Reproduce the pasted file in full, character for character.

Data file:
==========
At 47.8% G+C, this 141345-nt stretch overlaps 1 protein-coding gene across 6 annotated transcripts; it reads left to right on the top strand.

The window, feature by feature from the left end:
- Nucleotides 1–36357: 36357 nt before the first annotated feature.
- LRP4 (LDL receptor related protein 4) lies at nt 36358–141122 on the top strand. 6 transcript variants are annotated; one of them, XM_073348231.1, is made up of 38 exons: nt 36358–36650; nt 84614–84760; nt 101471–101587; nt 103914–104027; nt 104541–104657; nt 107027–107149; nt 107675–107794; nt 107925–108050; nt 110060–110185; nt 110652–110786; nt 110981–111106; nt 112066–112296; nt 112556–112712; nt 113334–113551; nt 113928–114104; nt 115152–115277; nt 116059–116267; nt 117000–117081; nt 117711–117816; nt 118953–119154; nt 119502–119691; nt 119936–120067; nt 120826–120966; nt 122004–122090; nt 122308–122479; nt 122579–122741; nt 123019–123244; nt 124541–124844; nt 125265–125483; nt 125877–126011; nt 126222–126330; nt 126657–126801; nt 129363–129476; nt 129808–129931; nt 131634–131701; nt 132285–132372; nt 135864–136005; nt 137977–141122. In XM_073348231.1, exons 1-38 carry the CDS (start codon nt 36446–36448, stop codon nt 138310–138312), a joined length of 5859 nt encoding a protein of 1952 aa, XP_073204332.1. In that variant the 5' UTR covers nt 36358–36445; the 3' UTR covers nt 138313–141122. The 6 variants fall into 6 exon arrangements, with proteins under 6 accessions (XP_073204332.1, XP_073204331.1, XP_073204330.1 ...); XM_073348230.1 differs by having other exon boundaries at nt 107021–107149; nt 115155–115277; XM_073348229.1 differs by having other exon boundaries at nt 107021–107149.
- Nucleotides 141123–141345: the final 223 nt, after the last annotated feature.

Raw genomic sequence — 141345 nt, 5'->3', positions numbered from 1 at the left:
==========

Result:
At 47.8% G+C, this 141345-nt stretch overlaps 1 protein-coding gene across 6 annotated transcripts; it reads left to right on the top strand.

The window, feature by feature from the left end:
- Nucleotides 1–36357: 36357 nt before the first annotated feature.
- LRP4 (LDL receptor related protein 4) lies at nt 36358–141122 on the top strand. 6 transcript variants are annotated; one of them, XM_073348231.1, is made up of 38 exons: nt 36358–36650; nt 84614–84760; nt 101471–101587; nt 103914–104027; nt 104541–104657; nt 107027–107149; nt 107675–107794; nt 107925–108050; nt 110060–110185; nt 110652–110786; nt 110981–111106; nt 112066–112296; nt 112556–112712; nt 113334–113551; nt 113928–114104; nt 115152–115277; nt 116059–116267; nt 117000–117081; nt 117711–117816; nt 118953–119154; nt 119502–119691; nt 119936–120067; nt 120826–120966; nt 122004–122090; nt 122308–122479; nt 122579–122741; nt 123019–123244; nt 124541–124844; nt 125265–125483; nt 125877–126011; nt 126222–126330; nt 126657–126801; nt 129363–129476; nt 129808–129931; nt 131634–131701; nt 132285–132372; nt 135864–136005; nt 137977–141122. In XM_073348231.1, exons 1-38 carry the CDS (start codon nt 36446–36448, stop codon nt 138310–138312), a joined length of 5859 nt encoding a protein of 1952 aa, XP_073204332.1. In that variant the 5' UTR covers nt 36358–36445; the 3' UTR covers nt 138313–141122. The 6 variants fall into 6 exon arrangements, with proteins under 6 accessions (XP_073204332.1, XP_073204331.1, XP_073204330.1 ...); XM_073348230.1 differs by having other exon boundaries at nt 107021–107149; nt 115155–115277; XM_073348229.1 differs by having other exon boundaries at nt 107021–107149.
- Nucleotides 141123–141345: the final 223 nt, after the last annotated feature.

Raw genomic sequence — 141345 nt, 5'->3', positions numbered from 1 at the left: